How did you come to work for Microsoft and what were your early impressions of the company and activities there?

Xerox decided that the prototype hardware and software that we had developed -- the Alto, BravoX, and Laurel -- were best abandoned and a production product started from scratch, from the ground up. I think that was a mistake on several levels, but it eventually resulted in the Star, a workstation that was specced to be able to publish the Encyclopedia Britannica but ended up having something like a 10-page limit on document length and taking five minutes to boot up. Anyway, when they shut down Charles's project, he went to Microsoft to start the Applications Division and took me with him.

There were only about 50 people in the company. I interviewed directly with Bill Gates and Steve Ballmer. My impression was they were really smart people doing really important stuff. Bill asked me a question about sharing code among different groups within the company, something that remains difficult to this day for both technical and political reasons. I was very impressed with Bill. With few exceptions, the executives at Xerox seemed like they didn't really get technology.

 

You worked closely for a time with Bill Gates. How did that come about and how did it work out?

Bill was always trying to find the ideal technical assistant to complement him. I was the third one, I think. I was a lousy choice because I’m more of a big-picture guy. It was thrilling hanging with him for a year or so, hanging out with Steve Jobs, Mitch Kapor, and other industry luminaries. Eventually I moved onto Word for Windows and he tried someone else.

 

You wrote Microsoft Word at a time when the PC was just becoming generally popular, I think. What were Microsoft’s aims with Word at that time?

The PC hadn't come out yet when I started at Microsoft in May 1981. It came out in August. I went back to Harvard for another year and a half but during vacations and summers I started Word. We added about six more programmers and it was released in October 1983. While I think Bill's vision was to have a suite of apps centered around Multiplan, the predecessor to Excel, Charles always planned to take over the world and I shared his excitement. We put in support for WYSIWYG before there were even displays of sufficient resolution to show it, and for laser printers when everyone was still fixed-pitch fonts on dot-matrix and daisy-wheel printers. We were planning for the future.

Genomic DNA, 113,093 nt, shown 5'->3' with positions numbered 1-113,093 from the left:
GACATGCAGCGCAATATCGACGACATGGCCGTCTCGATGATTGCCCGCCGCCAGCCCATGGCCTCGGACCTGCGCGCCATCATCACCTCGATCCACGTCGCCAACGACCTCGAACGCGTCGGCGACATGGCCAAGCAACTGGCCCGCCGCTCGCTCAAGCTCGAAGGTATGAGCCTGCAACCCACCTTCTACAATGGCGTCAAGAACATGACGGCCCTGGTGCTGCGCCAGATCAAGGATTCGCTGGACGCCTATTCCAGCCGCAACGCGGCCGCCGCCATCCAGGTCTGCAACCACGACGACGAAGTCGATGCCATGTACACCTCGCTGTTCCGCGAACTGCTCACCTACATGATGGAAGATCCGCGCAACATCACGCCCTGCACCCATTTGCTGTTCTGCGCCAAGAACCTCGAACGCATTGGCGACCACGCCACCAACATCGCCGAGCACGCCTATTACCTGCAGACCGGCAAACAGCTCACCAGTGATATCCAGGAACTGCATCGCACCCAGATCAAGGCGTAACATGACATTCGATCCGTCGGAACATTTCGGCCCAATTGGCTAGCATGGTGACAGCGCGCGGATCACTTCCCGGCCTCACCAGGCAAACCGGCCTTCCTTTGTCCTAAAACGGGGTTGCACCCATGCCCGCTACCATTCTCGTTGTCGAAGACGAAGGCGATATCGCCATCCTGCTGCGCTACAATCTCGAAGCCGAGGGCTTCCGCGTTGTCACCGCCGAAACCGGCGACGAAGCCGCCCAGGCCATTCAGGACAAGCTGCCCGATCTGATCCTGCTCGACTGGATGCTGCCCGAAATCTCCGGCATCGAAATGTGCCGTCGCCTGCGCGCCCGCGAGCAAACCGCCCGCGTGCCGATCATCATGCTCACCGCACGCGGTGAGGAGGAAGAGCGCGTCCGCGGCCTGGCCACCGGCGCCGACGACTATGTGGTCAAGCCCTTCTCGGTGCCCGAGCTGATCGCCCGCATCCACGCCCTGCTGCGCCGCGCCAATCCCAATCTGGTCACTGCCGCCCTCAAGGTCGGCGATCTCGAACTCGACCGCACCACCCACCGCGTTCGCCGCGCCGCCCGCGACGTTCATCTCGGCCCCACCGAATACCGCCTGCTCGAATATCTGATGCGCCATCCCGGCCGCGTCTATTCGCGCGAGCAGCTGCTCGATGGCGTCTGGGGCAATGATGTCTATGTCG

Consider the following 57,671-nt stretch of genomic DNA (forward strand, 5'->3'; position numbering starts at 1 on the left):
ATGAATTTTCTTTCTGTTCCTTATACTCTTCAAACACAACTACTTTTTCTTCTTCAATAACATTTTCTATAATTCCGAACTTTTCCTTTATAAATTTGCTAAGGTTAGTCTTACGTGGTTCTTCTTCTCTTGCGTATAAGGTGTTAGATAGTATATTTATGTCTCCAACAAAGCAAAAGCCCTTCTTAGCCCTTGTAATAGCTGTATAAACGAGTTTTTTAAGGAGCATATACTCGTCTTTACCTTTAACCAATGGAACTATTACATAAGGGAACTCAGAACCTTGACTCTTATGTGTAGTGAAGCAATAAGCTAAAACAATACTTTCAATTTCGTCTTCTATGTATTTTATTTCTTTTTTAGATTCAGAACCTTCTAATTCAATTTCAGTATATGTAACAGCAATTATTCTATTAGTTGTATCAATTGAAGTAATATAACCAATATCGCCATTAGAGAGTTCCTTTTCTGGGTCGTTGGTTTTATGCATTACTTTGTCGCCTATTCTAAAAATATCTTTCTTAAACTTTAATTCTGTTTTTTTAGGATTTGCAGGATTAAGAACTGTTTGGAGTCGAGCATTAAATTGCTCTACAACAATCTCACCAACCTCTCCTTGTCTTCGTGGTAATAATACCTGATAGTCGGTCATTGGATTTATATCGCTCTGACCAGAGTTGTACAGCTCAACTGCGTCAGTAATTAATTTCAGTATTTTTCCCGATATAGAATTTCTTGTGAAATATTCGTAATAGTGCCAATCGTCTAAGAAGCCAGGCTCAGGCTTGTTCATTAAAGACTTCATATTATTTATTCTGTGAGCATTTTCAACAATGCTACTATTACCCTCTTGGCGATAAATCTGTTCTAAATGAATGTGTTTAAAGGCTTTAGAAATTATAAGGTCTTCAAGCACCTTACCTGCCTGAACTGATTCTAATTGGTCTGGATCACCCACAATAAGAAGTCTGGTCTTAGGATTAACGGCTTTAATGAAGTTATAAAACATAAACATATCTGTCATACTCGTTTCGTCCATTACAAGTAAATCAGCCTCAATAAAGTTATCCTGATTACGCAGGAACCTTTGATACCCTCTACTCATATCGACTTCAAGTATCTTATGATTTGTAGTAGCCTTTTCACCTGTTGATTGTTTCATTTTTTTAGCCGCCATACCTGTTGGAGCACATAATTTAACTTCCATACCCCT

Can you describe the process of creating Word? Is it fair to call you and Charles the co-creators of Word?

I sat in an office and wrote code myself, bouncing ideas off Charles every now and then, for maybe nine months. I started from scratch, but of course worked from the philosophy of Charles's project Bravo from Xerox. So Charles didn't write any actual code for V1 (although he did code heavily for a later version of MacWord). Yet it would never have existed without Charles.

Nobody was patenting software back then or I'm sure Charles would have a bunch of patents and so would I and certainly Frank Liang, who wrote the hyphenation and printing code toward the end of the project. And about six more people came on toward the end and were a tremendous help.

 

How was your relationship with Charles Simonyi?

He is and was one of my favorite people in the world. As he said in a Business Week article long ago, "the bandwidth between us was incredible."

 

 

You later went on to write Word for Windows which smashed open the WP market and dethroned WordPerfect. Did you have a sense at that time at how popular the programme would become?

Well, of course that was the plan. We wanted our products to be on every computer. Bill always rode me to make sure we did really hard things technologically so that people couldn't easily catch us, and I always made sure that the tasks people wanted to do could be done intuitively and easily. Charles basically left me alone but was still the godfather of Word and was always available to hash out technical and user-interface problems. I didn't care much about WordPerfect, or WordStar before that -- we took a different approach, one that we believed would naturally rise to the top once graphical user-interfaces and laser printers became popular, and of course that ended up happening.

 

I remember how thrilled PC users were when they first used Word for Windows. What were you most proud of?

I'm proudest that after about 20 years they finally put "Brodie" in the spell-check dictionary. I invented the squiggly red underline and autocorrect, although I never intended autocorrect to work the way it does on phones today, being so aggressive about choosing a replacement word. But without that we'd have no "damn autocorrect." I also invented the "combo box," a really small user-interface innovation that makes life easier a zillion times a day. I like making life easier.

I did spec the table insertion UI, and I’m not super proud of it. I left before I could play with a prototype and tweak the design. I would have made it a lot easier to use.

 

Did you have anything to do with (the much hated) Track Changes and is there a Word feature you love or hate?